Swelter 27

Saturday evening and all's quiet on the South Beach front. Inclement weather tends to scare off the amateurs, and the presence of a police convention keeps the ultraviolence droogs down to a steady drizzle. S.O.B's morphing into Temptations, new management and new attitudes, going Latin-a-go-go with the bands Puertorican Power and Grupo Macambila. On lower Collins Avenue, Michael Mitchell in development for the Vault S.O.B.E., an enormous dance palace set to open in early November. Mitchell, a Washington, D.C., native who's doing the club with his wife Sara, renovating a historic bank building that dates back to the days of Al Capone as a celebrity client. Looking to the Vault's future, Michael Mitchell cranking up the engine of commerce: "We're mixing bare industrial looks -- like the original bank-teller bars -- with Renaissance-style paintings and plush sofas, going for a trendy European feeling. The market is so different here, like night and day.

Camera crews showing up later on Ocean Drive for a restaurant opening, the most debased form of social interaction known to mankind. But then the restaurant in question is the newest Mezzaluna, made notorious by the O.J. Simpson technicolor freak show A attorney Ellis Rubin and gay divorcee Barbara Storer being the only remotely famous people in attendance.

The scraps-and-flash tour winding on to Max's South Beach, chef Kerry Simon looking forward -- the Max's team scouting for spaces in Las Vegas -- and behind as well. A year and a half down the road, and Simon's still in litigation over his eight-month stint at Debbie Ohanian's Starfish, money matters tending to focus one's interest indefinitely. Farther up Washington Avenue, a boutique hotelier still smarting from the recent How Can I Be Down? hip-hop convention: "The staff people were perfect guests, but these rap stars were unbelievable -- dropping their pants and smoking joints, leaving their mopeds parked in the lobby. One room had vomit in the shower stall, blood stains on the floor, and someone had taken a shit in the closet." Now, that's really hardcore.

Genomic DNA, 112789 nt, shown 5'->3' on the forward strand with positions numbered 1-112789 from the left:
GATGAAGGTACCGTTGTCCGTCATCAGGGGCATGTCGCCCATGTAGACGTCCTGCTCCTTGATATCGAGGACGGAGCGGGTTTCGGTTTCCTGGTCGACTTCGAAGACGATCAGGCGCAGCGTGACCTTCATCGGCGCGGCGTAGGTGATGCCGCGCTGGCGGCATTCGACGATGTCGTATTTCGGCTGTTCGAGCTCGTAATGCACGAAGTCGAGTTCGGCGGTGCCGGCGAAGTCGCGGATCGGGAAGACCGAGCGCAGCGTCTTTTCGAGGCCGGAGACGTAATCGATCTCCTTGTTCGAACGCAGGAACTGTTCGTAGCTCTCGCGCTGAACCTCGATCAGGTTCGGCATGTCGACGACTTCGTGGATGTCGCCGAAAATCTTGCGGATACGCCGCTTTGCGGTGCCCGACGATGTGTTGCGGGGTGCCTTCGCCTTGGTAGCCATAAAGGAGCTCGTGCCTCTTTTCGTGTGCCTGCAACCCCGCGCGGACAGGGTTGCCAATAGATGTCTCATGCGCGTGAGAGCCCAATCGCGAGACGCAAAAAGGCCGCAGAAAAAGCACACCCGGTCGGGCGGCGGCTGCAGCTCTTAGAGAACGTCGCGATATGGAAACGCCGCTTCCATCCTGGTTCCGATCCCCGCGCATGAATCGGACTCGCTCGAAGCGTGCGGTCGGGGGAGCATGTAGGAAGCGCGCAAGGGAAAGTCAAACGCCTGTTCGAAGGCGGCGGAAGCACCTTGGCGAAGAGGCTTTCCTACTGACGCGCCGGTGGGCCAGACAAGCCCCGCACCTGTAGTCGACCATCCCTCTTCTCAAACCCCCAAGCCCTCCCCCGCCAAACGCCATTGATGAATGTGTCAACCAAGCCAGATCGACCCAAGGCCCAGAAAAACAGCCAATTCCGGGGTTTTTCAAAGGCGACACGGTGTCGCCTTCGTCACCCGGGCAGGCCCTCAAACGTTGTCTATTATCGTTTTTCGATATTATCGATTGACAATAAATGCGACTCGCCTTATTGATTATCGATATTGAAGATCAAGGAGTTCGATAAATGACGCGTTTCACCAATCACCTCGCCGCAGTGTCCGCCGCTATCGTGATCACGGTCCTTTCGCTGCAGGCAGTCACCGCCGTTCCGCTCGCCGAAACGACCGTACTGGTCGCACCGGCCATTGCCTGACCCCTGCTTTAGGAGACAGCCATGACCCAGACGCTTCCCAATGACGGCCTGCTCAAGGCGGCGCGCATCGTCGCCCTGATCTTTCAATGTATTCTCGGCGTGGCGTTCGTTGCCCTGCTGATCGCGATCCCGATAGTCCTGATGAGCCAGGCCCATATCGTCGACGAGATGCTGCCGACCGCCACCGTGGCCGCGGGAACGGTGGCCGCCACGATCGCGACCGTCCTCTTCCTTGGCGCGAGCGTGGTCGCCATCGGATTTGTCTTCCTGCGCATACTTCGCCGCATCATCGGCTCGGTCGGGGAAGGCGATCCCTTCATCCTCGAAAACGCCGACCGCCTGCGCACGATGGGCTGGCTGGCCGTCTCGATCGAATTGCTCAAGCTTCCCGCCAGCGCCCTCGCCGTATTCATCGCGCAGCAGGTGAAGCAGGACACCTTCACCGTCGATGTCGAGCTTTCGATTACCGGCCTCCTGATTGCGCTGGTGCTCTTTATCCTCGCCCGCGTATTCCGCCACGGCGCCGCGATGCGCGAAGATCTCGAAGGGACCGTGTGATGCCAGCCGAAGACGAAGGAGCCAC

No fool in the face of a losing proposition or a slow Saturday night, opting to take dinner with quiet money on Sunset Island, the Brooke Pallot princess-for-a-day birthday celebration. Fabulous trash being my usual milieu, all the nice normal people a tad discomfiting, though repeated trips to the buffet table eased the stranger-in-a-strange-land alienation. And fortuitously enough, fellow social survivor Arthur Page -- the last gentleman in Miami -- turning up, awash in cheap nostalgia: "What happened to all those private affairs of the Eighties, where no one ever knew or cared who the host was? In those days we all lived by the cardinal rule, 'A fool and his money are a great party.'

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